But insofar as “deciding to do something for a reason” directly describes a phenomenon of consciousness, and insofar as such a phenomenon is not identical with a brain event, this easy solution to the problem of mind-body interaction is no solution at all. On a materialist metaphysics, what causes the brain events that directly impel bodily activity are nothing more than other brain events. And since the conscious experience of “deciding to do something for a reason” is at best an epiphenomenal by-product or property of these brain events (rather than a brain event in itself), it cannot be what in ordinary human experience we take it to be, namely, the source of our activity. Deciding to do something for a reason is rendered as inefficacious in the world of human behavior as is the greyness of brain matter. Instead of causing our acts, it is just another effect, along with our actions, of brain events unfolding according to physical laws.
To this line of argument we can add a further argument specific to the distinctive conscious phenomenon that we call deciding something for a reason. Reasons are, by definition, conceptual. They have semantic content. Physical events do not. Hence, brain events do not. As such, to decide to do something for a reason is to act in a certain way because of a proposition with a conceptual content. And a proposition with a conceptual content is not reducible to a brain event. As such, if a brain event is responsible for my activity, then it is not true that I am acting on the basis of a reason. I am, instead, acting on the basis of a prior brain state giving rise to subsequent ones in accord with the physical laws regulating cause and effect. And so, on a reductive materialist metaphysics, there can be no such thing as doing something for a reason or deciding to do something for a reason. There can at best be an epiphenomenal conscious state that looks like acting for a reason. (To whom does it look this way? Well, that leads into other difficulties relating to making sense of the subject of experience given the assumption that the conscious self as we know it is wholly a product of the brain).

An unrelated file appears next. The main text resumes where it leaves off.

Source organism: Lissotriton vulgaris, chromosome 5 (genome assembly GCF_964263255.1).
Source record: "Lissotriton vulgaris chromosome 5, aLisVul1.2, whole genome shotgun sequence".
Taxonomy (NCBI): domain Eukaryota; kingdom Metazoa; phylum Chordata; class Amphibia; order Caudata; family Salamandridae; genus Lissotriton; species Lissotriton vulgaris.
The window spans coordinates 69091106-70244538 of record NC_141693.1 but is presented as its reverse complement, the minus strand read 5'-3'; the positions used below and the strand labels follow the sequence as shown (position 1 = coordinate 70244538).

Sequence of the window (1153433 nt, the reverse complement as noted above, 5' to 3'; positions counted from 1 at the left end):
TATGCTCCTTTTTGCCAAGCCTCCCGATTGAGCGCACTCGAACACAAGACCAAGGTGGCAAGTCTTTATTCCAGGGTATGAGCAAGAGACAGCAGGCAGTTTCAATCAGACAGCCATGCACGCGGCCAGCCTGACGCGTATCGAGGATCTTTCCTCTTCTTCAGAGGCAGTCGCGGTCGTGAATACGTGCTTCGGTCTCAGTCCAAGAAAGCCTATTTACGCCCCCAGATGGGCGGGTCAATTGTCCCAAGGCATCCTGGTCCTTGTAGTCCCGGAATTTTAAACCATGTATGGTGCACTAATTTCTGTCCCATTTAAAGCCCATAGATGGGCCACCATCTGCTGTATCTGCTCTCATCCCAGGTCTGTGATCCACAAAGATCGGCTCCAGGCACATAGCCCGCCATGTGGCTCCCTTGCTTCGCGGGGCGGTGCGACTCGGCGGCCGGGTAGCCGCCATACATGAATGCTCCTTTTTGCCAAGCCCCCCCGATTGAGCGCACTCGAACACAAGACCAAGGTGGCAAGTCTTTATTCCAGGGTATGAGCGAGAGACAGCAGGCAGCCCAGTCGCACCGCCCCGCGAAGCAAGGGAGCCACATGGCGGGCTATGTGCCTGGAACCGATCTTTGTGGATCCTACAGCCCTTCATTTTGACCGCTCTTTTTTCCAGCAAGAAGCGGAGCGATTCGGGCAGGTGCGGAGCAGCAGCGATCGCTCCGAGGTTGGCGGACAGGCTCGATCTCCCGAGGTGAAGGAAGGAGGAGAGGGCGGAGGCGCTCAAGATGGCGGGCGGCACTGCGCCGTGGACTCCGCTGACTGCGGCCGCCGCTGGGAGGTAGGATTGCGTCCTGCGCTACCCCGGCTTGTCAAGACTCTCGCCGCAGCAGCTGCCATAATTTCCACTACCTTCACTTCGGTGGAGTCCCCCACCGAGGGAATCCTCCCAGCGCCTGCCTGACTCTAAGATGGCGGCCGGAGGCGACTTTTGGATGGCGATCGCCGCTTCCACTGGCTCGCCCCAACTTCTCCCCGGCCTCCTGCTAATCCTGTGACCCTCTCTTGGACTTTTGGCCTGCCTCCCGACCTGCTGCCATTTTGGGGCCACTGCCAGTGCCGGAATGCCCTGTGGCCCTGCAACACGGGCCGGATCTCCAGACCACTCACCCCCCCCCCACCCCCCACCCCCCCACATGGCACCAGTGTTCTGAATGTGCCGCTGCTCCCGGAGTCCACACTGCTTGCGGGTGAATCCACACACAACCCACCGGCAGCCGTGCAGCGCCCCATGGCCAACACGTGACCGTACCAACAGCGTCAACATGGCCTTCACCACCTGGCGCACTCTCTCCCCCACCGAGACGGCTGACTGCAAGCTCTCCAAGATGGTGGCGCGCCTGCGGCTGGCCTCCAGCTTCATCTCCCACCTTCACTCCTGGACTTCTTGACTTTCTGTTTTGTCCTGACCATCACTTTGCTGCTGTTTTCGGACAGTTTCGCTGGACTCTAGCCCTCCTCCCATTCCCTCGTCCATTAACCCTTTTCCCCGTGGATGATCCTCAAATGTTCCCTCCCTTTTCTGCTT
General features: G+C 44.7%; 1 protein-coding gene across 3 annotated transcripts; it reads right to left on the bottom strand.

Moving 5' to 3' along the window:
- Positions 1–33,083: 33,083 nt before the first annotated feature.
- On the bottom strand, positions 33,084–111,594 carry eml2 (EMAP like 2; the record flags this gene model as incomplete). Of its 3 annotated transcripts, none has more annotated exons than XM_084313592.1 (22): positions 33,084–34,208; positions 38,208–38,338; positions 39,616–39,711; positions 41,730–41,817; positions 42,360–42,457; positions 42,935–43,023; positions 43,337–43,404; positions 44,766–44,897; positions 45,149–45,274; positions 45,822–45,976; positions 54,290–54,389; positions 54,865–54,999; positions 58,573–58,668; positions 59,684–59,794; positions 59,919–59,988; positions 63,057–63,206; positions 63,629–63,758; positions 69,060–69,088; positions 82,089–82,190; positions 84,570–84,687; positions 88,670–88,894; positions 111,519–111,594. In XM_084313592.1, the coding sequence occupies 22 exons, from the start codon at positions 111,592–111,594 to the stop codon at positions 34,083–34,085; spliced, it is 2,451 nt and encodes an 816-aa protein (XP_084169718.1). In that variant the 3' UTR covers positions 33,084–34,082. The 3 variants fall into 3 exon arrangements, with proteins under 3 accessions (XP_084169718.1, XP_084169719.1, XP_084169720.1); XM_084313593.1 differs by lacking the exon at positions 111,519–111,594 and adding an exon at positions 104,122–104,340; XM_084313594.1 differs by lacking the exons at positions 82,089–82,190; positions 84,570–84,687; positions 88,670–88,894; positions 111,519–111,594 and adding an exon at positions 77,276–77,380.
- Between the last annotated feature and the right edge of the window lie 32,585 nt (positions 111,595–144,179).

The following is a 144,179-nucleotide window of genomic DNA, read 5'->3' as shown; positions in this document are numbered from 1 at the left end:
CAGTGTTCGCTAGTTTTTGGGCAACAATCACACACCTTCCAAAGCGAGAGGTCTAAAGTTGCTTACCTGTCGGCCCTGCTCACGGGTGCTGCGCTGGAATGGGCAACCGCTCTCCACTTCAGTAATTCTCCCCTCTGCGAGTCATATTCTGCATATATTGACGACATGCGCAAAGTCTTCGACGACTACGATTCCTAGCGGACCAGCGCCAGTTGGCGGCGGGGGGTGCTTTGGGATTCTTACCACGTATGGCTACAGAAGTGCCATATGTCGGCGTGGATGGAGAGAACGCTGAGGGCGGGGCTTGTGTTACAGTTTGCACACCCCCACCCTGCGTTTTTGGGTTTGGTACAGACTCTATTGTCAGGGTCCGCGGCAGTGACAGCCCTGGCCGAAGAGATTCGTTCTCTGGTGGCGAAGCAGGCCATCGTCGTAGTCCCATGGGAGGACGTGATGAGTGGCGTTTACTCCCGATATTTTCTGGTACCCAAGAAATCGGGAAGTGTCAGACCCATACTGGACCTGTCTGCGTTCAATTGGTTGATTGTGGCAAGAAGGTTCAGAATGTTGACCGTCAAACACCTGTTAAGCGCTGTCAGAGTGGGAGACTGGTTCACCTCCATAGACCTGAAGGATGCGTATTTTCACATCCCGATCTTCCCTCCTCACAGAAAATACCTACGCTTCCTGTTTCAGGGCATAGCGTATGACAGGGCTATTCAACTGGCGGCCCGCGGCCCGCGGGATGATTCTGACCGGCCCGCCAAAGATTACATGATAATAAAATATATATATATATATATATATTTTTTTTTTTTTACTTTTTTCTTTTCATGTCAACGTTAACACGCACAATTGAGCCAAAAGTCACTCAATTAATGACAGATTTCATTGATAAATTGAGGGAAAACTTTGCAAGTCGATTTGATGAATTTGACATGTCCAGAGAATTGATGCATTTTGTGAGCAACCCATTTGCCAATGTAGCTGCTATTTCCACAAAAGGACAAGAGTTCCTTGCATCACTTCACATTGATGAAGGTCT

The final conclusion we are led to here is that a materialist metaphysics belies our ordinary self-understanding, specifically, our understanding of ourselves as agents who act for reasons. If we accept this metaphysics of reductive materialism, then our immediate conscious experience of ourselves, on this point at least, must be rejected as delusional.
And to reject our self-understanding on this point is nothing like, say, coming to believe that we have a subconscious mind in addition to the conscious one. Agency lies at the heart of just about every single aspect of our lived existence—only agents can be morally responsible for our actions; only agents can pursue creative endeavors or develop arguments or raise objections or think things through or take stands on issues. Deny agency, and these are merely things that happen to us, and my critics’ efforts to convince me to change my mind become nothing of the sort. Try as they might, they can’t try to convince me, because “trying” is conceptually linked to agency, and “convincing” someone is conceptually linked to agent-responsiveness to reasons as opposed just to mechanistic causes and/or quantum indeterminacy.
Put another way, agency is not just some feature of our self concept among others. It touches on every aspect of our self-understanding. Take it away, and one doesn’t just modify that self-understanding. One does away with it altogether. To strip us of agency is to strip us, in an important sense, of what makes us human. It seems to me that, all else being equal, a worldview that preserves our humanity in this sense is preferable to one that makes it out to be a Grand Delusion. The quest for such a worldview, one which also takes seriously everything we have come to know about our world through science, is therefore more than worthwhile.